and body language convey concepts
 Facial and bodily cues differ from nonverbal
cues used with speech
 An interactive language between the signer
and the receiver
Speech Production vs ASL
Speech aspects that
communicate the
speaker’s intention
include consonantal
and vocalic
segments that are
blended together to
form the message
ASL also has
distinctions that are
blended to form
signs that are then
organized to convey
the signer’s
Three Components of a Sign
Research conducted by William Stokoe
identified three independent part of a sign
1. Handshape or dez (designator)
how the fingers are extended
Location or tab (tabulation)
where on the body or in space the sign is
Movement or sig (signation)
how the hand or hands move – up, down,
circular, etc.
(Baker & Battison, 1980)
William C. Stokoe
Categorizing Signs
19 basic handshapes
 12 basic locations
 24 basic movements
 These basics were
given written
 Signs can be identified
by dez, tab, and sig as
spoken words are
identified by phonemes
By using the symbols,
ASL can be
transcribed, although it
cannot be read the
same way written
English can be read
Comparing Signs to Speech
Morphological Process
 Referential Indexing
 Reciprocity
 Grammatical Number
 Manner and Degree
 Derivational Processes
The Morphological Process
“refers to studying
how a word or a
sign is changed in
order to express
different meanings”
Referential Indexing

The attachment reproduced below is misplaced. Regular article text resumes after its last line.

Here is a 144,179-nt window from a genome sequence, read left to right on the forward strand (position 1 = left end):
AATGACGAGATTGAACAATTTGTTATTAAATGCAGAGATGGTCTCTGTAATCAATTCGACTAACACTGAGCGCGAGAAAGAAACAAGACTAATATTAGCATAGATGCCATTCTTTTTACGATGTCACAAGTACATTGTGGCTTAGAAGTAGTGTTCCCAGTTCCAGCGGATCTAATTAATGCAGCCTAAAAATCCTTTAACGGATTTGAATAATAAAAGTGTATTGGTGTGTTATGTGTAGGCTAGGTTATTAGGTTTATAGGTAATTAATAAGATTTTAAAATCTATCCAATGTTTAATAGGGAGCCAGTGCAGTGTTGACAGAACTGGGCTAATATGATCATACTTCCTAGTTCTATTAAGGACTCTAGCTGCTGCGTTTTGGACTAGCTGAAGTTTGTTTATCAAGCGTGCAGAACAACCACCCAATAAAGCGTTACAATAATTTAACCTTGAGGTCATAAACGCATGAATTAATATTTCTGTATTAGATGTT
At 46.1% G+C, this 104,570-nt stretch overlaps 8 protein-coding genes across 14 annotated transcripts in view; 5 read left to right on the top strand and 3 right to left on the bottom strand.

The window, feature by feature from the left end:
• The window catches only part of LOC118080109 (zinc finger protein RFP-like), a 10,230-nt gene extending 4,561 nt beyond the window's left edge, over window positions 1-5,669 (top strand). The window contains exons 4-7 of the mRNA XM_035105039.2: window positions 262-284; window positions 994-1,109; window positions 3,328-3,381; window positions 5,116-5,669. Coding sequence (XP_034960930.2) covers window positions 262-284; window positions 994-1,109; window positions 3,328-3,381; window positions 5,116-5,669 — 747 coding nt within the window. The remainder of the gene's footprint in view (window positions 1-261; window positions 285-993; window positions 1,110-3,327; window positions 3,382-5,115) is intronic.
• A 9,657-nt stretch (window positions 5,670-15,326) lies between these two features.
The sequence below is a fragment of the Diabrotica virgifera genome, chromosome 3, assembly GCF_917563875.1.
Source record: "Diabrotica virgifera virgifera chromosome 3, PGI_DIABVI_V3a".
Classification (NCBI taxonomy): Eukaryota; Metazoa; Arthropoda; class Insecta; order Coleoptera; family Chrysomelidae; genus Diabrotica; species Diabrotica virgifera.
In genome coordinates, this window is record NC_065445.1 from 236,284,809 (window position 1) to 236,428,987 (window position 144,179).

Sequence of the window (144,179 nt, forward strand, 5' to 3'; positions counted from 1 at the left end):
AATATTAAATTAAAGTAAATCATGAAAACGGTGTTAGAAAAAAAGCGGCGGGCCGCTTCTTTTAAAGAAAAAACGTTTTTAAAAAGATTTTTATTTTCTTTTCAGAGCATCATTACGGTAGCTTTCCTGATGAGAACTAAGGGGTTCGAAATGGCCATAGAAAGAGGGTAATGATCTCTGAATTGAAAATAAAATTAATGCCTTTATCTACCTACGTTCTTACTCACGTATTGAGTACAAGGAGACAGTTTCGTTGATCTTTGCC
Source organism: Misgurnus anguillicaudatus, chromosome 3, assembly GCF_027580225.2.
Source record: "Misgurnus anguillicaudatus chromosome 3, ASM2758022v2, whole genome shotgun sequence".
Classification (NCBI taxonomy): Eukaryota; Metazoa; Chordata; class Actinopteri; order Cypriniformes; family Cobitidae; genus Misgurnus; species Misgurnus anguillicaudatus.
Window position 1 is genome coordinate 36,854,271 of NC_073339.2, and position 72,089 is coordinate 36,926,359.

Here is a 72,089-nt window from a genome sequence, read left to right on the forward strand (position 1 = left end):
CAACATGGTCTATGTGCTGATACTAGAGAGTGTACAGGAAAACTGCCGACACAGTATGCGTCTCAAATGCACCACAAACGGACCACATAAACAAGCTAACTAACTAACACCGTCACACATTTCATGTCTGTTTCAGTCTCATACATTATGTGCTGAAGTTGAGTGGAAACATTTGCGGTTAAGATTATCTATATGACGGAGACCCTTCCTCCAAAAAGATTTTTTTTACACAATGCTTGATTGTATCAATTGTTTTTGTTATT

Temporal Aspect
Referential Indexing
Using space to identify important words
“Directional Signing”
Moving the sign closer to the target
point or toward the target point
Ex: Signing “That book”
Signs that involve the action between two or
more people
Signs that show action
Use both hands in simultaneous movement
Ex: Signing “We looked at each other”
Grammatical Number
Modifications to the verb that show the
action is occurring for more than one
 Ex: Signing
“Give to both of them.”Dual Inflection
 “Give to those three people” Trial Form
 “Give to all of them” Multiple Inflection
Distributional Aspects
Exhaustive Inflection
Allocative Determinate Inflection
Actions that are done to each person in a group
When an action is viewed as one event
Actions that are done to specific people at certain
Allocative Indeterminate Inflection
Actions that are done to unspecified people at
different times
Temporal Aspect and Focus
Signs that can be expressed with different
intensity simply by the intensity with which
it is signed
The sign “look at” can mean the following:
 To
 To gaze
 To look at for a long time
 To look at again and again
Manner and Degree
The direction of a sign or the way a sign is
expressed can show the way in which it was
done (easily, with difficulty) or how it was
done (to what degree)
Signs change their dynamic qualities: rate,
tension, evenness, duration, and manner of
Derivational Processes
Parts of speech can be changed to different
parts of speech
The sign for “type” can be a verb, but the
same sign can be a noun “keyboard”
The sign for “sit” can be altered to “chair” by
the number of times is is repeated
Nonmanual Aspects of ASL
Movements of the eyes, face, head position,